Contributed by Library of Congress
Panorama of the Bala Hissar
This panoramic photograph of the Bala Hissar (High Fort) in Kabul is from an album of rare historical photographs depicting people and places associated with the Second Anglo-Afghan War. The British envoy to Kabul, Sir Pierre Louis Napoleon Cavagnari (1841–79), was murdered inside the fort in September 1879, triggering a general uprising and the second phase of the war. The Kōh-e Shēr Darwāzah (lion door) Mountain rises behind the fort, while the ancient walls with battlements and sentry towers trail off into the distance on both sides. The fortress ...
Contributed by Library of Congress
Camp on Shagai Heights
This photograph of the British camp on the Shagai Plateau is from an album of rare historical photographs depicting people and places associated with the Second Anglo-Afghan War. The ascent to the Shagai Plateau begins shortly after the entrance to the Khyber Pass from the southeast (at Peshawar, in present-day Pakistan). The encampment of the conical tents of the Peshawar Valley Field Force stretches off into the horizon. The camels seen among the tents were used by the British and Indian troops to transport supplies and equipment. Smaller hills in ...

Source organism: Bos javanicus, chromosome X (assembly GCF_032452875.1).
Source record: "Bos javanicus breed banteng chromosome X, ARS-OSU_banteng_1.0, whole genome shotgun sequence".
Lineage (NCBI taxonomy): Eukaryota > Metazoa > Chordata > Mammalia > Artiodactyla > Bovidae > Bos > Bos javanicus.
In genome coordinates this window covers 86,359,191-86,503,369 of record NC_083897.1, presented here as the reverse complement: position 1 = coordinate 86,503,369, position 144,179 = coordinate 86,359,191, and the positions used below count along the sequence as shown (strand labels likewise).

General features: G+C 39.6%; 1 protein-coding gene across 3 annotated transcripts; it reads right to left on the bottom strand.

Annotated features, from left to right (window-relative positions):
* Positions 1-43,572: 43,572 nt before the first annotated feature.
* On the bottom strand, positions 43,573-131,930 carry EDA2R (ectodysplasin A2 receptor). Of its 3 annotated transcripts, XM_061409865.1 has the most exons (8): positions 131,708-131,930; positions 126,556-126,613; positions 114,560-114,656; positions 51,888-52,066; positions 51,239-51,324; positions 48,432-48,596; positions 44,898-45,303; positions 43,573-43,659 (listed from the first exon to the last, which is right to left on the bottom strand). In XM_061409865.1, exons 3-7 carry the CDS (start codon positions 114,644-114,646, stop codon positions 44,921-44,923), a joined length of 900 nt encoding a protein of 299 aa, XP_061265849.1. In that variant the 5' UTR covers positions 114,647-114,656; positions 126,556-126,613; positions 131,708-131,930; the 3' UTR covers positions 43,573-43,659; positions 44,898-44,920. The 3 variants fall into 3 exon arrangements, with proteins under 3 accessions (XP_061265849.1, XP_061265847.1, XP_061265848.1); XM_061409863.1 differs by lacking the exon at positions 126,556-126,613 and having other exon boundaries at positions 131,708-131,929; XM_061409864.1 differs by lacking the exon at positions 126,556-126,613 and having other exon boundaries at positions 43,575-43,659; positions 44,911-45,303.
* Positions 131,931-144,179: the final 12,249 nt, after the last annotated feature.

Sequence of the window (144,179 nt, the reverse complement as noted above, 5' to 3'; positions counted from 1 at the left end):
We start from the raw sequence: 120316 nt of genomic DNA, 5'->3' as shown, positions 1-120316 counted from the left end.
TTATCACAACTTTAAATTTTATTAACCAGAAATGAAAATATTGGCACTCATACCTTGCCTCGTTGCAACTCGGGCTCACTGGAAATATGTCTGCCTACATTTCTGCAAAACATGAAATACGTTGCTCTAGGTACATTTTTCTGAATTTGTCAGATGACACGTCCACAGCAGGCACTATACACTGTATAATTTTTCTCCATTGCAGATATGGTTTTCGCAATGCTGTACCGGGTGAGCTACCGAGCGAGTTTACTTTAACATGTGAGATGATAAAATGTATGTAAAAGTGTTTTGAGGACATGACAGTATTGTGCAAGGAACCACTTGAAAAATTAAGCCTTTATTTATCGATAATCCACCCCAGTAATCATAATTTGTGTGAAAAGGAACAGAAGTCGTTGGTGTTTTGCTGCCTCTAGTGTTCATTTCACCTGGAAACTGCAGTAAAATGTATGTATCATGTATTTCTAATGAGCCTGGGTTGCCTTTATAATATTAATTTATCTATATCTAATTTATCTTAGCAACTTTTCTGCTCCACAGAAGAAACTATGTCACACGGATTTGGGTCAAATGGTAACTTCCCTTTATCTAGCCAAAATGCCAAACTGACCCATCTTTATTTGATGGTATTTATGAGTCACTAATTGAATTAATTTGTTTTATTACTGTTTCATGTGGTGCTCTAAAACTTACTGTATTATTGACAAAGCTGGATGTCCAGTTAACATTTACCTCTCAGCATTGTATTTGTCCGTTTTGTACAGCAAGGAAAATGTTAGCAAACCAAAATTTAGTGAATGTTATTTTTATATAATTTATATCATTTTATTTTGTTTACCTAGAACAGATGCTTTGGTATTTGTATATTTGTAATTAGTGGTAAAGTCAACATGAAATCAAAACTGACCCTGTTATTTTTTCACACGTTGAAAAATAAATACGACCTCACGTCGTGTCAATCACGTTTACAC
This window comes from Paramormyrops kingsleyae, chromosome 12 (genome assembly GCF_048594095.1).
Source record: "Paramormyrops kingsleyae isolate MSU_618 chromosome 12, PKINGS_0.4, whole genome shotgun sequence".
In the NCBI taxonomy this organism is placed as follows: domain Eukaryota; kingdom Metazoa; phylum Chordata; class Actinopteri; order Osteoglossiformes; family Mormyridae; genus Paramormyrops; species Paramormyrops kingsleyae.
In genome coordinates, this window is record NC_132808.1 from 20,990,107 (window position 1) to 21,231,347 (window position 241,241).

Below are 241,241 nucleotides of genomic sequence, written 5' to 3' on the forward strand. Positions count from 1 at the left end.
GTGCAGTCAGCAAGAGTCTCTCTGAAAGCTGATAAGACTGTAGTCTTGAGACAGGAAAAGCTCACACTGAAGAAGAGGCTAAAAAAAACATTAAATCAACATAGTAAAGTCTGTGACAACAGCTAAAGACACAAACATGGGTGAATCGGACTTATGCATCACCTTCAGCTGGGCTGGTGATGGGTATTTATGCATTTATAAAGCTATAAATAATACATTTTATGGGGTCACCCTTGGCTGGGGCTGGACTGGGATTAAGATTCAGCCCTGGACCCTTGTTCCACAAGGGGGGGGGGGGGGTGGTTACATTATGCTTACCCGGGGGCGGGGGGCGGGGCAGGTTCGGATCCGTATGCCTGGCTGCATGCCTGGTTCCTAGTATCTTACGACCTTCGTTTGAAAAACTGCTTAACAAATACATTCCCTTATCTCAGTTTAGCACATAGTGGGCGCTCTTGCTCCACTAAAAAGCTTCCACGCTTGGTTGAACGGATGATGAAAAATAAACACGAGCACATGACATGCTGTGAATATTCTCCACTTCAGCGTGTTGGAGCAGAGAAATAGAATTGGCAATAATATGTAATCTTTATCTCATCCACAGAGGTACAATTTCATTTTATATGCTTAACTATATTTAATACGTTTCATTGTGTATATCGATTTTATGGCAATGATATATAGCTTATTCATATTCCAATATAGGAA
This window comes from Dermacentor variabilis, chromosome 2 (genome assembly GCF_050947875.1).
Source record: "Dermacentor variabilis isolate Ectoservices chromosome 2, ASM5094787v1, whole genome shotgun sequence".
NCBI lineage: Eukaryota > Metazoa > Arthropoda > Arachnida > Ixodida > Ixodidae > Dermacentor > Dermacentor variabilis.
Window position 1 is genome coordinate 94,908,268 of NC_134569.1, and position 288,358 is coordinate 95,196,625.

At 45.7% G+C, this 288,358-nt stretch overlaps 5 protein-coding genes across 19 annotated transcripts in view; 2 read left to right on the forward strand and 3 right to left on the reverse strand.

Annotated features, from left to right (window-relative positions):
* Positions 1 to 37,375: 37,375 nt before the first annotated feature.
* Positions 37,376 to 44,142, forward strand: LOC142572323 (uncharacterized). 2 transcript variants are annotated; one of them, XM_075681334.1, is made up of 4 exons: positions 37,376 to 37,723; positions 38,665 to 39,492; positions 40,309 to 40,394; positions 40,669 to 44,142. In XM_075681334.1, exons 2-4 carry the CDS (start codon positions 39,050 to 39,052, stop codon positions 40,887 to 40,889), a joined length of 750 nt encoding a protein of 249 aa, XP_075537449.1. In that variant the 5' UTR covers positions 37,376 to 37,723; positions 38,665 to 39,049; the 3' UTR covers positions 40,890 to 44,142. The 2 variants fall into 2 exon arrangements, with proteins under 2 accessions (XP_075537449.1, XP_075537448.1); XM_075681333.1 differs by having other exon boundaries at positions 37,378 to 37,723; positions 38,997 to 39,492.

Contributed by Library of Congress
Guns Captured at the Peiwar Kotal. Parked at Kohat
This photograph of captured Afghan artillery pieces at Peiwar Kotal is from an album of rare historical photographs depicting people and places associated with the Second Anglo-Afghan War. Mobile field guns of various sizes are arrayed in front of a line of British tents. In the foreground is a row of trees, probably watered from the irrigation ditch alongside. Peiwar Kotal was the site of a battle in late November 1878 between British forces under Sir Frederick Roberts (1832–1914), who outmaneuvered Afghan forces under an unknown commander. The result ...